I think optics are a great way to start as it simplifies the problem and let's the shooter concentrate on trigger and breathing before adding in complexity of sight alignment.
     
  5. kytowboater

    kytowboater Active Member

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    That's another way to look at it. I was taught irons first. Only killed one deer with a scopes rifle.


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  6. John_Deer

    John_Deer New Member

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    If you hunt I would certainly start with iron sights. There are times when one will need to shoot running game.

    Even if you never plan to hunt you still need to be able to hit fast moving targets. Life is always in motion.

    When I taught my wife to shoot she was hitting shotgun hulls at 10 yards with a Marlin 60 equipped with iron sights on day one. She was born with astigmatism. She struggles with depth perception.

    When I taught my daughter to shoot I started with a Marlin 60 with iron sights. When she started shooting pistols I didn't have to do very much teaching. She already had good target acquisition abilities.

    Optics break, batteries die, iron sights will always work no matter what happens to you and your gun.
     
    Last edited: Apr 8, 2014
  7. Axxe55

    Axxe55 The Apocalypse Is Coming.....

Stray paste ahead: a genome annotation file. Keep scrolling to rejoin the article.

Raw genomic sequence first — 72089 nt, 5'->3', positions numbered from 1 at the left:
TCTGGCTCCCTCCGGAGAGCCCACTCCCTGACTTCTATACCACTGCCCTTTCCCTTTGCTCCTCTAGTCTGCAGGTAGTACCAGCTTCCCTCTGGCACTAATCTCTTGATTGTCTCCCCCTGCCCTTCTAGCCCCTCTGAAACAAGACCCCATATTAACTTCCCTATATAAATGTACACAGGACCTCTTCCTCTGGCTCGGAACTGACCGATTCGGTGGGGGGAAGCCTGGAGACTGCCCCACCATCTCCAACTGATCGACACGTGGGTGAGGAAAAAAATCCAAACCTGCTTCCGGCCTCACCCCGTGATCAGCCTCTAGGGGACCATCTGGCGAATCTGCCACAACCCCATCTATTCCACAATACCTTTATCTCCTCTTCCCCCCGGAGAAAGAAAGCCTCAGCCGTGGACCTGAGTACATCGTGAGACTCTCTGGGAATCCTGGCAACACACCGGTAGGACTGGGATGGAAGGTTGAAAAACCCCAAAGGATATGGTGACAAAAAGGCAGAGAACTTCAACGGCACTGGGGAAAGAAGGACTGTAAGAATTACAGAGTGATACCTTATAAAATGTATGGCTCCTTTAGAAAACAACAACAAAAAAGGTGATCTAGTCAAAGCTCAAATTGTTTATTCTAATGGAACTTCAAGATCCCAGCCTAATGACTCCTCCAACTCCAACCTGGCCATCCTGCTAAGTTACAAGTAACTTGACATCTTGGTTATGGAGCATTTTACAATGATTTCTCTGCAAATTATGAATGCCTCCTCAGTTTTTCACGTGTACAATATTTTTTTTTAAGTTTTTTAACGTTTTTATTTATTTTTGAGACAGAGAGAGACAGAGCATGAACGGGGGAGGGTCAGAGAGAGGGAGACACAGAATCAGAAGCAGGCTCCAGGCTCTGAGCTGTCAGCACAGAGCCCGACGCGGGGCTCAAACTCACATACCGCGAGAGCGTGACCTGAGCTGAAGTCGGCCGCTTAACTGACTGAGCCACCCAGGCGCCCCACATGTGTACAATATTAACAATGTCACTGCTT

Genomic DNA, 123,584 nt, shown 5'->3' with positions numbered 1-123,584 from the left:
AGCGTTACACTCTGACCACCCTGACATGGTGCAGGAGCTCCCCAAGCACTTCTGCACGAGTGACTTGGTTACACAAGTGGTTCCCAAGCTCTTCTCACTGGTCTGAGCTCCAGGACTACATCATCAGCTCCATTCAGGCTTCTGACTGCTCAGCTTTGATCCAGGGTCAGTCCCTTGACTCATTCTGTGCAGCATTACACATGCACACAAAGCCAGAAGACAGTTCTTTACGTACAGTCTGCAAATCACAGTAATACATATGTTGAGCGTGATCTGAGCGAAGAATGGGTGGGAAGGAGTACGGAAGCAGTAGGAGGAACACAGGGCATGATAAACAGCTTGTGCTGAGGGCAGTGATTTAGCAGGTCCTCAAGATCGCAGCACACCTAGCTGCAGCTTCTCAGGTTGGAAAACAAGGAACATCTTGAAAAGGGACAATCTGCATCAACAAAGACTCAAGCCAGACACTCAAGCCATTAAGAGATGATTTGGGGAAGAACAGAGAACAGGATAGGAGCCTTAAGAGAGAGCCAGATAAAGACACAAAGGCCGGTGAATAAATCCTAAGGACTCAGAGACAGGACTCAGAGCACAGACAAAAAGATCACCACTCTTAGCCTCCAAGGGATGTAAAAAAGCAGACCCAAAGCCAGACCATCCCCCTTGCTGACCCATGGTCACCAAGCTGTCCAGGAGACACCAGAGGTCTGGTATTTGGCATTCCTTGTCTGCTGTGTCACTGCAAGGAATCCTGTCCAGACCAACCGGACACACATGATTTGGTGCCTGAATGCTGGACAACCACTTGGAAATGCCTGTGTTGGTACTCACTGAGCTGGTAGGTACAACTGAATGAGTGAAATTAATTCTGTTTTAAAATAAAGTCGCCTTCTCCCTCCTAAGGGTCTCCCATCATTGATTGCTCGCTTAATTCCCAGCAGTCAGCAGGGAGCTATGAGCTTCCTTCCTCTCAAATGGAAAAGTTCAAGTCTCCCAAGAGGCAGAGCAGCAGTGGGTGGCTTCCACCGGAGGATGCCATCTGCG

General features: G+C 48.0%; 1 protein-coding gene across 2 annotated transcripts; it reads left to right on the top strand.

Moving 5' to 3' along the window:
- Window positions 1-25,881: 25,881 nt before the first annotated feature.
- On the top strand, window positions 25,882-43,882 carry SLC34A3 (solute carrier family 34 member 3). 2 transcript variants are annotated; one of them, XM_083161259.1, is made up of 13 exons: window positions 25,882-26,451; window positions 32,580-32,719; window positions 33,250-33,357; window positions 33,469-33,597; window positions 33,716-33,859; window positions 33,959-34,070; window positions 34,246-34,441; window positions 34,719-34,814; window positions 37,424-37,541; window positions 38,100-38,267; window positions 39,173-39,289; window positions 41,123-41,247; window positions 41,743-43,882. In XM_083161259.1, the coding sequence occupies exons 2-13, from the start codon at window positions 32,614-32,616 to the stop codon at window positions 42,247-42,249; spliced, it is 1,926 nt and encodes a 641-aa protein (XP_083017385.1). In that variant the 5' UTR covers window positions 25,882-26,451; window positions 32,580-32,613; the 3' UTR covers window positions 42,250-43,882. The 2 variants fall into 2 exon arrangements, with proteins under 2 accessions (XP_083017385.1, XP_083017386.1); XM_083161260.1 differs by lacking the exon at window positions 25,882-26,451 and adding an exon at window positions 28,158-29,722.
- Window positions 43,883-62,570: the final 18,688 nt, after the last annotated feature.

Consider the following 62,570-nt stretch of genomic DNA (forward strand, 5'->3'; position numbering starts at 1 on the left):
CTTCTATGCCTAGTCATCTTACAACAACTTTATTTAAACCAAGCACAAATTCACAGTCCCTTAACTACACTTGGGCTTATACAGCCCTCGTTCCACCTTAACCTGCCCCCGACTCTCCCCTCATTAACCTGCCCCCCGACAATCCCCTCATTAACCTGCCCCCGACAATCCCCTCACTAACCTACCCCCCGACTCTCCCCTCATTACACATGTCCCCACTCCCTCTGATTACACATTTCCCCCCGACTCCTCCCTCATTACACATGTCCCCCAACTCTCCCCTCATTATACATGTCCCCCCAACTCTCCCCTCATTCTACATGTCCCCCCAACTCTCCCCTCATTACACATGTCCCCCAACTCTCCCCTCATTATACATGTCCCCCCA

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    i thought you told us that ya'll only hunted using shotguns on those driven hunts because of the thickness of the hunting area and the closeness of the hunters to one another, and out of fear of hitting the dogs?

    a little clarification would be appreciated if you please sir.
     
    Last edited: Apr 8, 2014
  8. DrFootball

    DrFootball disappointed & disgusted, But DETERMINED... Lifetime Supporter

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    I learned with open sights on 2 Bolt action 22(rifle, and Semi-Auto pistol). Doesn't mean that a scope isn't a good way to train. I began to use optics in my Mid-Teens. My first scope was a little Fixed 4x20....


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  9. John_Deer

    John_Deer New Member

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    I learned with iron sights and I still haven't accepted optics of any kind. I was in my 30's before I even considered a scope. The early scopes were trouble prone. It seems like every hunt started with everyone checking their scope. I prefer to start my hunt with coffee and biscuits.
     
  10. Axxe55

    Axxe55 The Apocalypse Is Coming.....